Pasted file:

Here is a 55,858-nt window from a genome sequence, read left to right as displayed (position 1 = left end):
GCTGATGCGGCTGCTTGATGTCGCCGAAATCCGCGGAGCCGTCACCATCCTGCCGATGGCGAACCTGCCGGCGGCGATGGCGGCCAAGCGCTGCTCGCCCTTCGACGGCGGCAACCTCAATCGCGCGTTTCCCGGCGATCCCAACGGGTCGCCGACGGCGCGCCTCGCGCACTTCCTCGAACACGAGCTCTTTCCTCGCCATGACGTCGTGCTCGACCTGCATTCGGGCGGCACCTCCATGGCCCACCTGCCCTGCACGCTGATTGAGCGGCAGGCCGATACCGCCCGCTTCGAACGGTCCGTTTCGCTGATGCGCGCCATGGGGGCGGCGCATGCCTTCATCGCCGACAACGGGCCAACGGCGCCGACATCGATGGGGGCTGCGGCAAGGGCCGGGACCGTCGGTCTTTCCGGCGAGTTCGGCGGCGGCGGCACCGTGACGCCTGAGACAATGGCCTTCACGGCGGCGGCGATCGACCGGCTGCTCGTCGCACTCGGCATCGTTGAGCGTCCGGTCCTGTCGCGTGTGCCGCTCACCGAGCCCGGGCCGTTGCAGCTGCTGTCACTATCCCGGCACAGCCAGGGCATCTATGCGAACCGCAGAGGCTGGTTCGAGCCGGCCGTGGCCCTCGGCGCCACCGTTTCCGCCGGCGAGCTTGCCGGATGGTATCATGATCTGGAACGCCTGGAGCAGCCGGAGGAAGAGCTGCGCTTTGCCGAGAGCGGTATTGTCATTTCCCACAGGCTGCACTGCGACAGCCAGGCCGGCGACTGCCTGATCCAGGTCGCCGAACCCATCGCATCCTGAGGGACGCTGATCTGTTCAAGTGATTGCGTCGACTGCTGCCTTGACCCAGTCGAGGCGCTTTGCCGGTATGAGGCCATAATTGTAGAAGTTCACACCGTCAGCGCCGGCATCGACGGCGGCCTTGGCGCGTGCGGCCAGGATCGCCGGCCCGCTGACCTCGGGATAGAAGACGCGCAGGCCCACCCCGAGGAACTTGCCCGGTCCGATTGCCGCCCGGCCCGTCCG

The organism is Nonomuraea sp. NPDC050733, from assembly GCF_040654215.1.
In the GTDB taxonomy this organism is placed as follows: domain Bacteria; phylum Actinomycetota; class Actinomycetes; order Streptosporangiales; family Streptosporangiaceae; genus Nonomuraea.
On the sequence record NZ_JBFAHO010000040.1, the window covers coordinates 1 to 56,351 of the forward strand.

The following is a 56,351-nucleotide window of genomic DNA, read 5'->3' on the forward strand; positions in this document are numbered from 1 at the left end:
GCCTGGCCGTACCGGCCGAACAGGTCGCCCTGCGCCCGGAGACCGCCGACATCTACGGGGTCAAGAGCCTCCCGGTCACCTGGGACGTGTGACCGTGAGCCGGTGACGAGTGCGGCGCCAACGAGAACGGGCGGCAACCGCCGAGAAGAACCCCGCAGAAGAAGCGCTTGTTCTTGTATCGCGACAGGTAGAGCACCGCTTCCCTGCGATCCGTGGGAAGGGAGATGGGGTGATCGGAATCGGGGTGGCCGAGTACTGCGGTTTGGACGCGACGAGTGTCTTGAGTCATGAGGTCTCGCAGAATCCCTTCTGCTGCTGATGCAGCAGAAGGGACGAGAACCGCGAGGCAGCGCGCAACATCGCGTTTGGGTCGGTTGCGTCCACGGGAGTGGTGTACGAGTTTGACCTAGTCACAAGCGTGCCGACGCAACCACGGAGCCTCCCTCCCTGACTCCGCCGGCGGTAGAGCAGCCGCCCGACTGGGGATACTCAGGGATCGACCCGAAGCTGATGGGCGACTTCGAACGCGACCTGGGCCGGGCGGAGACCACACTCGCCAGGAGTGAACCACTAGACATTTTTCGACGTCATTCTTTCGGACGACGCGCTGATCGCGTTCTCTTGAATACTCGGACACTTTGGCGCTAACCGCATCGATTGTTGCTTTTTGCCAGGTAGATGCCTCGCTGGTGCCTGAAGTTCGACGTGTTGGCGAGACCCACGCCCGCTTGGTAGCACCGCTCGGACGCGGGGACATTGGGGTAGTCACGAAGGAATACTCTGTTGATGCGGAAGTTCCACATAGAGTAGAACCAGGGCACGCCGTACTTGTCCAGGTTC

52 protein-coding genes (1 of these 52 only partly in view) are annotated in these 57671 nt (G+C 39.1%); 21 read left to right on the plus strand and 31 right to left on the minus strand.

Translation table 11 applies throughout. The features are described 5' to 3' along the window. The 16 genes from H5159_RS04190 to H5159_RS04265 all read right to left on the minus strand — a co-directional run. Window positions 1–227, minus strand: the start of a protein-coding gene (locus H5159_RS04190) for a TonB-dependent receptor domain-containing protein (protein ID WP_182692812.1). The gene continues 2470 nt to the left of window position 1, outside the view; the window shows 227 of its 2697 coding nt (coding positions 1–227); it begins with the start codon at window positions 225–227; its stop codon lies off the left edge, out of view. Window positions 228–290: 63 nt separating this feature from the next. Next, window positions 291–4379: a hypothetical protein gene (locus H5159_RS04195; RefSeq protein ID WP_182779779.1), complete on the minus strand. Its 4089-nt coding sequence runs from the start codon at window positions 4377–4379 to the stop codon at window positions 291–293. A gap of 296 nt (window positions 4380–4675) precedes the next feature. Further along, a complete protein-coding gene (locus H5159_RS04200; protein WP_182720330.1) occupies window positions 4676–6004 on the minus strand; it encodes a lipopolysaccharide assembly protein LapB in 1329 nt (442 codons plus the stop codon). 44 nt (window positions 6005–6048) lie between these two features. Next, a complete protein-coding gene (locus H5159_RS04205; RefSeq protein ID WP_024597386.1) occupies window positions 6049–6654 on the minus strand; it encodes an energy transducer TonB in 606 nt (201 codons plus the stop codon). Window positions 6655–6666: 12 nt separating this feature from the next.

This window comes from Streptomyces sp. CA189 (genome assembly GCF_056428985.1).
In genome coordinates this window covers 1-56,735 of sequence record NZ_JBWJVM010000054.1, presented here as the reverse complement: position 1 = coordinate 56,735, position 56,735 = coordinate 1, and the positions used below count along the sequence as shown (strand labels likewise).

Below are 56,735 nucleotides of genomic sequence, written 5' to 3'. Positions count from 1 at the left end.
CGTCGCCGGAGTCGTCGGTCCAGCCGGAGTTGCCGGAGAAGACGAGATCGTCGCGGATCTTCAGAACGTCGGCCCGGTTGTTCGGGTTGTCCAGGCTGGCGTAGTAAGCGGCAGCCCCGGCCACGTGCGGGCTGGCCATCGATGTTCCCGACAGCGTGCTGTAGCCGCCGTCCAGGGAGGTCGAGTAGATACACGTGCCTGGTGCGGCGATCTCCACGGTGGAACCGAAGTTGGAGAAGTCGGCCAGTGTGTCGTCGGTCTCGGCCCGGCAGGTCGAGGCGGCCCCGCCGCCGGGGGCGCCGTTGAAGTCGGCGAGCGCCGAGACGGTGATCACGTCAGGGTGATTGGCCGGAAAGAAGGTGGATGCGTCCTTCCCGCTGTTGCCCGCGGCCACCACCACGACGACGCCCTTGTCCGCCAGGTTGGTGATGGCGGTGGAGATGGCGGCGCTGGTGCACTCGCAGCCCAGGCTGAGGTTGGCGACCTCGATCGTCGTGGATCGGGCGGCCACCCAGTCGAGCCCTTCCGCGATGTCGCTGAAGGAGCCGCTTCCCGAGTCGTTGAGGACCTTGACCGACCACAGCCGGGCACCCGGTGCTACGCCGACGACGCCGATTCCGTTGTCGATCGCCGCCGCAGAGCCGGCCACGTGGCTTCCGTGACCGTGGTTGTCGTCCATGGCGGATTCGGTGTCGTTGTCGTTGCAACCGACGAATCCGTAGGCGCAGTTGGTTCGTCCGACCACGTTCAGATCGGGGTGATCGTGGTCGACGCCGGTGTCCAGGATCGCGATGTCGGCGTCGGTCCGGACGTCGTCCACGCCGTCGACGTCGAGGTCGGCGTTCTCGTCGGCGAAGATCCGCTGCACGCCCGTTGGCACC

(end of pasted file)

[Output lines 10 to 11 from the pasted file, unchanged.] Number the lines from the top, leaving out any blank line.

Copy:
This window comes from Streptomyces sp. CA189 (genome assembly GCF_056428985.1).
In genome coordinates this window covers 1-56,735 of sequence record NZ_JBWJVM010000054.1, presented here as the reverse complement: position 1 = coordinate 56,735, position 56,735 = coordinate 1, and the positions used below count along the sequence as shown (strand labels likewise).